+so that in the first-parent chain, it is clear that the project
+first did X and then Y and then Z and merged a change that consists
+of two commits B and C that achieves a single goal.  You may have
+worked on fixing the bug #12345 with these two patches, and the
+merge M' with swapped parents can say in its log message "Merge
+'fix-bug-12345'".
+
+Note that I said "achieves a single goal" above, because this is
+important.  "swapping the merge order" only covers a special case
+where the project does not care too much about having unrelated
+things done on a single merge but cares a lot about first-parent
+chain.
+
+There are multiple schools of thought about the "trunk" management.
+
+ 1. Some projects want to keep a completely linear history without
+    any merges.  Obviously, swapping the merge order would not help
+    their taste.  You would need to flatten your history on top of
+    the updated upstream to result in a history of this shape
+    instead:
++
+------------
+    ---o---o---A---X---Y---Z---B---C
+------------
++
+    with "git pull --rebase" or something.
+
+ 2. Some projects tolerate merges in their history, but do not worry
+    too much about the first-parent order, and allows fast-forward
+    merges.  To them, swapping the merge order does not hurt, but
+    it is unnecessary.
+
+ 3. Some projects want each commit on the "trunk" to do one single
+    thing.  The output of "git log --first-parent" in such a project
+    would show either a merge of a side branch that completes a
+    single theme, or a single commit that completes a single theme
+    by itself.  If your two commits B and C (or they may even be two
+    groups of commits) were solving two independent issues, then the
+    merge M' we made in the earlier example by swapping the merge
+    order is still not up to the project standard.  It merges two
+    unrelated efforts B and C at the same time.
+
+For projects in the last category (git itself is one of them),
+individual developers would want to prepare a history more like
+this:
+
+------------
+                 C0--C1--C2     topic-c
+                /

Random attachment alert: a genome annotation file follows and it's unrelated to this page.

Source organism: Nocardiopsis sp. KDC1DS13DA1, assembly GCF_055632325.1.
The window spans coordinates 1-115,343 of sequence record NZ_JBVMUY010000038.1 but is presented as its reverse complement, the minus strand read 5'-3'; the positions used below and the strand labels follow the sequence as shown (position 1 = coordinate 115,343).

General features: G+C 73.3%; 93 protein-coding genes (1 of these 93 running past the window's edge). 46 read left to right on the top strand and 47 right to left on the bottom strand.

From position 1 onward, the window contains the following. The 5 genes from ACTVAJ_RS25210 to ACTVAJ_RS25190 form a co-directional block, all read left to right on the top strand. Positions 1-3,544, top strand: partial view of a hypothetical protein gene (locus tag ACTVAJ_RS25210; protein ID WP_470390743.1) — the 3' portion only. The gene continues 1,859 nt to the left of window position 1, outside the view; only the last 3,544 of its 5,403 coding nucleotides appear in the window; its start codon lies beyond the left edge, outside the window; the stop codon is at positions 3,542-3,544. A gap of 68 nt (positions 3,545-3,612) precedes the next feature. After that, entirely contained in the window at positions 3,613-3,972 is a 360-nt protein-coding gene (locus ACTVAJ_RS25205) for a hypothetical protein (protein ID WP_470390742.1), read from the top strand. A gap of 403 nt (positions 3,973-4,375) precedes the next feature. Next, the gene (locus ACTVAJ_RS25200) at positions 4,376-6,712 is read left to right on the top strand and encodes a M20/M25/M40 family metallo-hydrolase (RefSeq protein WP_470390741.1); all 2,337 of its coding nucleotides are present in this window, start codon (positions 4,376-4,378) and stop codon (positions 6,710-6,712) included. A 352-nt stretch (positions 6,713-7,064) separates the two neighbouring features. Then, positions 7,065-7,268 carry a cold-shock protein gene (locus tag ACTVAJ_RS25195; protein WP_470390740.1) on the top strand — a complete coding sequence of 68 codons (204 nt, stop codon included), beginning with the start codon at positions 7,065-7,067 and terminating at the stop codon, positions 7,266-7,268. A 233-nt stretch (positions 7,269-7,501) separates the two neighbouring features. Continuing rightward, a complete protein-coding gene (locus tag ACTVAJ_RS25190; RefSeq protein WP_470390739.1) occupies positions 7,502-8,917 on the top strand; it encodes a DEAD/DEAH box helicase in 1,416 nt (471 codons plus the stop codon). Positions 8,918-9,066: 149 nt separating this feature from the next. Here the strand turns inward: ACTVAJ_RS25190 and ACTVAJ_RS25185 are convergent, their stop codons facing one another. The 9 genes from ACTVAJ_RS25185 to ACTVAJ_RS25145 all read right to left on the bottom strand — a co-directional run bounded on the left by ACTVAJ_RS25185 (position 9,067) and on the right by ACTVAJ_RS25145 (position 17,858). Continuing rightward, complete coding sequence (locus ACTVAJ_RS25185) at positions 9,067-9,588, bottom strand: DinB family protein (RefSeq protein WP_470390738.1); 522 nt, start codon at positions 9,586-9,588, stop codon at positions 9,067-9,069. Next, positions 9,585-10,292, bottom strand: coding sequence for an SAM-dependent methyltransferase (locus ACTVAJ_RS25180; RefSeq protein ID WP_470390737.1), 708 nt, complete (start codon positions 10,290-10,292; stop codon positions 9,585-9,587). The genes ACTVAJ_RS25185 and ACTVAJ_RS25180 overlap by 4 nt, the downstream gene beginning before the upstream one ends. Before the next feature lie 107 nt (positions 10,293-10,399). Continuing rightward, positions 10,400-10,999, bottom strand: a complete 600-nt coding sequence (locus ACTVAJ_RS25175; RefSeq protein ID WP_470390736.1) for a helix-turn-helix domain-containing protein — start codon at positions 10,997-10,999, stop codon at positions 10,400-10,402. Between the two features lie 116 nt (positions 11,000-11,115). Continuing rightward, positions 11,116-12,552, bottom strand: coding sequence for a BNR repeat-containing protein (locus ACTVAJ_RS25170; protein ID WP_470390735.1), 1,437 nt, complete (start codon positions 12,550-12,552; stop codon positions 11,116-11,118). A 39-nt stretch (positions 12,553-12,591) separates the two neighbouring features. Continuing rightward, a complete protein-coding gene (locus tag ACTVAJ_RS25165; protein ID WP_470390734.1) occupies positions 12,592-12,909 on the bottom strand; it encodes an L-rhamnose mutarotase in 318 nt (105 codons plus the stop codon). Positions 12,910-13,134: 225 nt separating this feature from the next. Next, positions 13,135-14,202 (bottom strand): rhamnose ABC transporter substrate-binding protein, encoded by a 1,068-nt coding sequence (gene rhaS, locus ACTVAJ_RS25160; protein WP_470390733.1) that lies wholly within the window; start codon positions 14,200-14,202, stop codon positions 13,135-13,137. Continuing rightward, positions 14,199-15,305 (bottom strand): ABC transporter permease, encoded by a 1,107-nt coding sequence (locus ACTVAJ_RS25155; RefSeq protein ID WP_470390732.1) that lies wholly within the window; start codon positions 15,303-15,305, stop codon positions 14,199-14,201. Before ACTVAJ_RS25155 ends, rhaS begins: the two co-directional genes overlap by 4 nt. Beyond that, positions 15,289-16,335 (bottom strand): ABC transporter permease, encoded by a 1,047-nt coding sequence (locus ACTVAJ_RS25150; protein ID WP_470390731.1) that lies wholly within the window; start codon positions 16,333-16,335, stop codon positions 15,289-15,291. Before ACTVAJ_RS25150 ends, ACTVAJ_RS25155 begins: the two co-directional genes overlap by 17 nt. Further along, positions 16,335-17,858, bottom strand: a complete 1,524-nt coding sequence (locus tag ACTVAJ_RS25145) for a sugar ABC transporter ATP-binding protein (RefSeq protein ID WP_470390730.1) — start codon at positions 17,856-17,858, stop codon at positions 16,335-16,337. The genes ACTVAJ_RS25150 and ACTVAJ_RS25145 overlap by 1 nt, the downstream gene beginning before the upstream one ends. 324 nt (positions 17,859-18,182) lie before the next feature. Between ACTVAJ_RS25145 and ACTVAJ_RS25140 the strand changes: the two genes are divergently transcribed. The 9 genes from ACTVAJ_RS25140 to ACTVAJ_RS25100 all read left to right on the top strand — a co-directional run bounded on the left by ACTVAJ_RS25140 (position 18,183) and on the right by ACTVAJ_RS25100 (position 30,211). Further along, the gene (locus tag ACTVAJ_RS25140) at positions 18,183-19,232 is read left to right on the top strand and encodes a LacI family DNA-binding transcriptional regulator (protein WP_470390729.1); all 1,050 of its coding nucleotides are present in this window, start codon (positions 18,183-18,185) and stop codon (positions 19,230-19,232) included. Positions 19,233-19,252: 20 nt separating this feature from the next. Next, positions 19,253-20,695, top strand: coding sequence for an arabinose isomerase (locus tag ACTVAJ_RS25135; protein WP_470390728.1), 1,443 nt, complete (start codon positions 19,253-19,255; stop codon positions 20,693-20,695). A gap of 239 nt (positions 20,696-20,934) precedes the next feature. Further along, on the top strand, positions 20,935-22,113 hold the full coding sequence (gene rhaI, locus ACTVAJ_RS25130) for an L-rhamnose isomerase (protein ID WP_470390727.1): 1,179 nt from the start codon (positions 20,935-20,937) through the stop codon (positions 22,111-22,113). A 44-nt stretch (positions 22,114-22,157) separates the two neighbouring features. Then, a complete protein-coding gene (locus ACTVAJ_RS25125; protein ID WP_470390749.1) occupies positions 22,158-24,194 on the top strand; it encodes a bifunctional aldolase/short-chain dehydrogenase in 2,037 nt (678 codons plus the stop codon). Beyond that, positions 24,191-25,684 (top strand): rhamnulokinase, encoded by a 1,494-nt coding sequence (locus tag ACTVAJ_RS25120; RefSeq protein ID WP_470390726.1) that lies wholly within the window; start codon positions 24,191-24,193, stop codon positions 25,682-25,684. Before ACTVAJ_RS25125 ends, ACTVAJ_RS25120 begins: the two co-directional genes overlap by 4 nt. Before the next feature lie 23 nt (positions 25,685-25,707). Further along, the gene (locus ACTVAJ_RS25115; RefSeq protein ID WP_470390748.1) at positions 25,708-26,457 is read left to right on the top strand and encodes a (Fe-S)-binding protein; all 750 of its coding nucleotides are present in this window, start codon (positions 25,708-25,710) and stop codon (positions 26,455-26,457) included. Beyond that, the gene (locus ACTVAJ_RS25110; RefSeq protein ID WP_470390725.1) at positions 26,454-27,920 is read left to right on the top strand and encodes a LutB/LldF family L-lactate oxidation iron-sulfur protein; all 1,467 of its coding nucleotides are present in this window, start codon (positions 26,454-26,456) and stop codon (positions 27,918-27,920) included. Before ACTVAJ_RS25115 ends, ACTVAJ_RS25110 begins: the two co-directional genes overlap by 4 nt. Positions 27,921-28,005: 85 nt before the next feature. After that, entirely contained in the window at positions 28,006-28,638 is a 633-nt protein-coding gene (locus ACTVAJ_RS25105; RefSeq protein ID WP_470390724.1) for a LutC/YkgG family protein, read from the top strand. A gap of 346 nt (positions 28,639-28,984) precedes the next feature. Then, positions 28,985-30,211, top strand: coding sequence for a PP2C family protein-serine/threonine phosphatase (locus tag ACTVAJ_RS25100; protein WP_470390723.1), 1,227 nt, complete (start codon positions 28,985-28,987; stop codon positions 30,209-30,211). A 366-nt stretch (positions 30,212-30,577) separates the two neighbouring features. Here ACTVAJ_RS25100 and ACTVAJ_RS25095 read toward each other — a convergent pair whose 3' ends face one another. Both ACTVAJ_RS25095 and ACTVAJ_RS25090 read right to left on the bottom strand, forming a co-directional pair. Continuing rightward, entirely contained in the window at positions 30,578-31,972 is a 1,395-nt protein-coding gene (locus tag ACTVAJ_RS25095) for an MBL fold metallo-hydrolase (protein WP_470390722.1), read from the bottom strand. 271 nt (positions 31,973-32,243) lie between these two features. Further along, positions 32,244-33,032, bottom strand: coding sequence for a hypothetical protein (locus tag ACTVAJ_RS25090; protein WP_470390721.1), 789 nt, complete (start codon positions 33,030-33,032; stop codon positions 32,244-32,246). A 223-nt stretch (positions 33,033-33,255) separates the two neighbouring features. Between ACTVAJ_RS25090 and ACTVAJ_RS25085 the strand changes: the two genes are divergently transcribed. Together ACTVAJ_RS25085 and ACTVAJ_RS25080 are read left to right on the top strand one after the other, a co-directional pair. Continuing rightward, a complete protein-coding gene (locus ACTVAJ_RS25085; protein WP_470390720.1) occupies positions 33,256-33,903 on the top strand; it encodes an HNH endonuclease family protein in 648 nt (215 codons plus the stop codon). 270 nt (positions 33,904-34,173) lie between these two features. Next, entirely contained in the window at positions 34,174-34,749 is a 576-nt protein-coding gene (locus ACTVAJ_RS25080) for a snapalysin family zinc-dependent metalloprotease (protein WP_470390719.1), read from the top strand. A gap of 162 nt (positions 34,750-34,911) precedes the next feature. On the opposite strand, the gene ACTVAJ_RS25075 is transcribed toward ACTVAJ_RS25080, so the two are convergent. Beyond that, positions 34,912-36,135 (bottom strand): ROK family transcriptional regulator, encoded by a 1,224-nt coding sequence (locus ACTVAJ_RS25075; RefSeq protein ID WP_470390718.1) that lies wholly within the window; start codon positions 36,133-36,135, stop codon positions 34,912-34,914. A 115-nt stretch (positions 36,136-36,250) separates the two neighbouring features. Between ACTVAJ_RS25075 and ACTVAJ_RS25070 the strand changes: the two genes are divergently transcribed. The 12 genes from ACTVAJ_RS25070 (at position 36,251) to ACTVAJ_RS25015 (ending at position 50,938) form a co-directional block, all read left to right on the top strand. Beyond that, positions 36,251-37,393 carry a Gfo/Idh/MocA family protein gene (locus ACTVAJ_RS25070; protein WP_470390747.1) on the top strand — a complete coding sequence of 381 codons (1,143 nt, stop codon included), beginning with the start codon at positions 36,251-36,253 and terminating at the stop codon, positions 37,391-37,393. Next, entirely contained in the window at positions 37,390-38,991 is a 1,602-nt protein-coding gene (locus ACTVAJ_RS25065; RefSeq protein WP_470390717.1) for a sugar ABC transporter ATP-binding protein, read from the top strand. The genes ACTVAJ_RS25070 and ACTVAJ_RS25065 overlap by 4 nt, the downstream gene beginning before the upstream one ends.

+    ---o---o---A                master
+                \
+                 B0--B1--B2     topic-b
+------------
+
+That is, keeping separate topics on separate branches, perhaps like
+so:
+
+------------
+    $ git clone $URL work && cd work
+    $ git checkout -b topic-b master
+    $ ... work to create B0, B1 and B2 to complete one theme
+    $ git checkout -b topic-c master
+    $ ... same for the theme of topic-c
+------------
+
+And then
+
+------------
+    $ git checkout master
+    $ git pull --ff-only
+------------
+
+would grab X, Y and Z from the upstream and advance your master
+branch:
+
+------------
+                 C0--C1--C2
+                /
+    ---o---o---A---X---Y---Z
+                \
+                 B0--B1--B2
+------------
+
+And then you would merge these two branches separately:
+
+------------
+    $ git merge topic-b
+    $ git merge topic-c
+------------
+
+to result in
+
+------------
+                 C0--C1---------C2
+                /                 \
+    ---o---o---A---X---Y---Z---M---N
+                \             /
+                 B0--B1-----B2
+------------
+
+and push it back to the central repository.
+
+It is very much possible that while you are merging topic-b and
+topic-c, somebody again advanced the history in the central
+repository to put W on top of Z, and make your "git push" fail.
+
+In such a case, you would rewind to discard M and N, update the tip
+of your 'master' again and redo the two merges:
+
+------------
+    $ git reset --hard origin/master
+    $ git pull --ff-only
+    $ git merge topic-b
+    $ git merge topic-c
+------------
+
+------------
+                 C0--C1--------------C2
+                /                     \
+    ---o---o---A---X---Y---Z---W---M'--N
+                \                 /
+                 B0--B1---------B2
+------------
+
+See http://git-blame.blogspot.com/2012/03/fun-with-first-parent.html
-- 
2.0.0.rc1